"Find a penny, pick it up, all day long you'll have good luck"—right? Not always. Why is swallowing coins so common for kids? "They're readily available," Dr. Jana explains. To avoid mishaps, collect quarters or sort change on a high shelf out of children's curious grasp.
Baby's pierced ears cause most jewelry jams. Many parents rush to swap the starter pair (with sturdy, screw-in backs) for a new set. Wrong move, Dr. Jana warns. Leave in the originals or wait to pierce until she's older.
Kids' clothes are built so parents need to buy more (frequently!), which explains why buttons and frills pop off so easily. But while you grumble about wasting money on cheap labor, your kid may unravel a button and gulp it down like a jellybean.
"Boogers are the biggest one," Dr. Jana says of what kids swallow. Parents may feel embarrassed to admit it, but plenty of kids pick their nose and eat it, especially if blowing one's nose or using a tissue is an issue. Allergy and cold season only increases this behavior, Dr. Jana advises.
Leaving a calcium supplement by your breakfast bowl or placing two Excedrin on the bathroom counter is commonplace for most couples. But most pitfalls occur from "anything that tends to be left sitting around within a baby's reach," Dr. Jana says.
Button batteries found in watches, cameras, and hearing aids are the most commonly ingested. Because of their tiny size, babies find these batteries easy to swallow. If this happens, seek immediate medical help. Because they are toxic, batteries stuck in the esophagus or stomach can corrode the wall of the intestinal lining, letting intestinal bacteria enter the sterile stomach, Dr. Jana warns.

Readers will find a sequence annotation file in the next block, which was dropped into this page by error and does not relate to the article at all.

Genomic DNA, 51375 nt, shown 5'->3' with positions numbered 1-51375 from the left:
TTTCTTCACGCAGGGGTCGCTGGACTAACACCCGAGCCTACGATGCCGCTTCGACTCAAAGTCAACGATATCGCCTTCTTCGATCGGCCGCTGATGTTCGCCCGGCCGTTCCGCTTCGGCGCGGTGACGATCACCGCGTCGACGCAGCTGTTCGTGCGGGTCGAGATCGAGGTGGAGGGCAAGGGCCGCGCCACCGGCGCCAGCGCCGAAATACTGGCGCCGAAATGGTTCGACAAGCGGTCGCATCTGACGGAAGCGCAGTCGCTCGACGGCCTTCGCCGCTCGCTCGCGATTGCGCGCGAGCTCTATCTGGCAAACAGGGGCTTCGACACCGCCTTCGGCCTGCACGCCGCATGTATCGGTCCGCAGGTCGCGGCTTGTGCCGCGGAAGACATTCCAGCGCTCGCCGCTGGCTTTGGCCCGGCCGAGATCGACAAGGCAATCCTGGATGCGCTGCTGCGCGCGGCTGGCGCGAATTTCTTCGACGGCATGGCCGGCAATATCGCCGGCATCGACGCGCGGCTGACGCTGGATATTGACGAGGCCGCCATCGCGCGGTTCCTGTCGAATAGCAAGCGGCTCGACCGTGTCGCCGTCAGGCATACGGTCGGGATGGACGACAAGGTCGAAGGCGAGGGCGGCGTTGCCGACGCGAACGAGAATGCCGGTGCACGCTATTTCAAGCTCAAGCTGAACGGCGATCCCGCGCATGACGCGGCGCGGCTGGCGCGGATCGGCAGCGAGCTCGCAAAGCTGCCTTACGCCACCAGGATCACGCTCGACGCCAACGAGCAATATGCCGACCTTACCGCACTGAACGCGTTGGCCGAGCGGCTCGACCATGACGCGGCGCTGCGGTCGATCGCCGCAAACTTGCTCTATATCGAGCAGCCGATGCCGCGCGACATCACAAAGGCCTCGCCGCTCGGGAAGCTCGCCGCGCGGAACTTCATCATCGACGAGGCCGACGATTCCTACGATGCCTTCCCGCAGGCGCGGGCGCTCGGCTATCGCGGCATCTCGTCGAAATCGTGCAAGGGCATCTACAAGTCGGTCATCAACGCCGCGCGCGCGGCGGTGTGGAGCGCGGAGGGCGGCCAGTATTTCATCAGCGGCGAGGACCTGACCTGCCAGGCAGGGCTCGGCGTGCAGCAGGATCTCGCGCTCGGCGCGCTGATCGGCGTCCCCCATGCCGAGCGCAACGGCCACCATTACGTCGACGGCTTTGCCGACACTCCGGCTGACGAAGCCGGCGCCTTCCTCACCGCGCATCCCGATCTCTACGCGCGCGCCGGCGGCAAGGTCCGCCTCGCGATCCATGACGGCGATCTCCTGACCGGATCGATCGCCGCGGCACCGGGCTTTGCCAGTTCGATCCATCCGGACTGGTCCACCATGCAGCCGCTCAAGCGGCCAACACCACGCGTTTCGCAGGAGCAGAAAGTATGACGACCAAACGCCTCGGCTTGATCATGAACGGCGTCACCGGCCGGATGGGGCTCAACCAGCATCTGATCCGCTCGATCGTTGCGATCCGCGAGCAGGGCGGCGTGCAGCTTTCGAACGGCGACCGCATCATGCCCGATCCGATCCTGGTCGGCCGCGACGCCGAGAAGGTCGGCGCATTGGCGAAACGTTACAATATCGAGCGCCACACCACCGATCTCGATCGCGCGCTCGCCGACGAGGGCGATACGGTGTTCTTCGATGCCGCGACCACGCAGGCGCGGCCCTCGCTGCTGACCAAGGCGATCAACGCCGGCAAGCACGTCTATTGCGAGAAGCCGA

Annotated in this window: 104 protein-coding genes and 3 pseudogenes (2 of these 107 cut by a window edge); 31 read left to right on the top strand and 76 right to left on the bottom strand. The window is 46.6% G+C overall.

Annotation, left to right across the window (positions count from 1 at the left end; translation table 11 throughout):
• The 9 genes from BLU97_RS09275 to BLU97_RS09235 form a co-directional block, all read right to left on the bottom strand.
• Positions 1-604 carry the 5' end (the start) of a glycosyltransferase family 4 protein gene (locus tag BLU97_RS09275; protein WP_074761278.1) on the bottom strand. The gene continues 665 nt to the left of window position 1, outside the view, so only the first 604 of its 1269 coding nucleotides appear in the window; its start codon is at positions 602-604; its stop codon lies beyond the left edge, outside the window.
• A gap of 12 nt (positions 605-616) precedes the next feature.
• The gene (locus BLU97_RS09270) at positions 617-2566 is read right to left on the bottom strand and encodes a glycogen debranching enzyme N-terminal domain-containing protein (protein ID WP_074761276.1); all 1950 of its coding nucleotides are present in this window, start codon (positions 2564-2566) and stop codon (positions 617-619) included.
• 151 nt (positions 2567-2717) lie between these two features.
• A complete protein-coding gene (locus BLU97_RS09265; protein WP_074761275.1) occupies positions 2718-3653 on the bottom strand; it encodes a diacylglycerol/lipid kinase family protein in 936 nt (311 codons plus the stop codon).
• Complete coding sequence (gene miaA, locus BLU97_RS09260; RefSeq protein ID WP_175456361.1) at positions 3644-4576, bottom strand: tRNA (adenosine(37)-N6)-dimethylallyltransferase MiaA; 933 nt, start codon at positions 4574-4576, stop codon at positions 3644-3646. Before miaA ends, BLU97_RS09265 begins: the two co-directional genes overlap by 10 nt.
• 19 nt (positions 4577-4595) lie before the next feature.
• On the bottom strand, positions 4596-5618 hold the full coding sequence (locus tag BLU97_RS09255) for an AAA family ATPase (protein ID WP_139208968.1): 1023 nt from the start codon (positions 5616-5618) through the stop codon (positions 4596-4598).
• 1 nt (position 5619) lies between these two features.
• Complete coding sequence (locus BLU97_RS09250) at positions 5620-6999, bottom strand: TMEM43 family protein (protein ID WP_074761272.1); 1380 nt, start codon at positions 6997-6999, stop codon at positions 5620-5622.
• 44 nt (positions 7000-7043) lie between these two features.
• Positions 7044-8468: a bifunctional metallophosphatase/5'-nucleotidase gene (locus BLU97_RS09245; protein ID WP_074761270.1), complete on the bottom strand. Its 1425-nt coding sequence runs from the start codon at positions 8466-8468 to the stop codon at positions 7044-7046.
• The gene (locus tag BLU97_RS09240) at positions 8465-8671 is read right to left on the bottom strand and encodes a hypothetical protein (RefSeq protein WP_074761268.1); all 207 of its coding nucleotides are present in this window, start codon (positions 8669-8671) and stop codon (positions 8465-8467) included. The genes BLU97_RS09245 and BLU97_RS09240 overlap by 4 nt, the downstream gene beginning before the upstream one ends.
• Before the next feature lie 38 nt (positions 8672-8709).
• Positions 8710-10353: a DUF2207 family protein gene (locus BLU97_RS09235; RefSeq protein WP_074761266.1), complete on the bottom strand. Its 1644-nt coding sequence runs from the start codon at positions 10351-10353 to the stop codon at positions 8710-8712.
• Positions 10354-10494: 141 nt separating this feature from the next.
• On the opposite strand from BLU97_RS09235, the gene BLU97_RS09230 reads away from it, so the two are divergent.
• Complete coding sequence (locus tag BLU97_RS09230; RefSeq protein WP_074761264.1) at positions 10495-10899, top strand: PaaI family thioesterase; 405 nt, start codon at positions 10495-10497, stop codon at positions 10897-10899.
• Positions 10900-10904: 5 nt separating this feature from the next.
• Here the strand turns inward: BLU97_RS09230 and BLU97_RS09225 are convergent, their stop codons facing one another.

"Everyone studies this in pediatrics," Dr. Jana says. Kids twist and play with their hair, and some put it in their mouth, she observes. Some kids develop a hair bezoar, or a collection of hair in the stomach, which doctors must remove by surgery or scope.
Be careful of the toys you bring into your home: small magnets can become loose and accidentally be swallowed. Contact a doctor immediately if you suspect your child has swallowed a magnet. If a magnet breaks apart in the body and parts land with a piece of stomach or intestine between them, the parts can magnetize toward each other and create a hole in the stomach and intestinal walls, explains Dr. Jana.
Beware of handling tiny tools around your baby. Nails, screws, and tacks are easily dropped and tend to disappear in thick carpeting or once they roll under the furniture. If swallowed, these sharp metal tools can puncture or get stuck in your child's intestinal lining. Err on the side of caution and call your doctor or seek prompt medical attention as soon as you suspect the swallowing. However, call 911 if your child is vomiting blood or showing severe abdominal pain, Dr. Jana says.
Arts and crafts supplies—such as staples and antibacterial hand gel—can also be dangerous culprits. Besides curiousity and accidents, sometimes other factors come into play: ADHD, autism, and other special needs can cause kids to crave strange foods. Some children even suffer from pica, a condition where one constantly eats non-food items usually due to an iron deficiency.
1. Know the symptoms. Look for choking signs like coughing, sputtering, wheezing, and respiratory difficulties. Listen up if your child suddenly speaks in a raspy voice. These signs may point to a potential blockage in the airway. Be cautious and call 911. A doctor or ENT may need to remove the item with a scope. 2. Determine the danger. Corrosive or toxic objects such as batteries, magnets, coins, or pills can cause serious problems in the stomach and intestinal lining. Call Poison Control or 911 immediately. 3. Understand what's safe. Swallowing crayons, buttons, and Play-Doh may be non-threatening. If the item is not sharp, corrosive, or large enough to cause a blockage, it may pass through the body without any negative effects. Double-check with your doctor to be certain. Read more on baby safety here.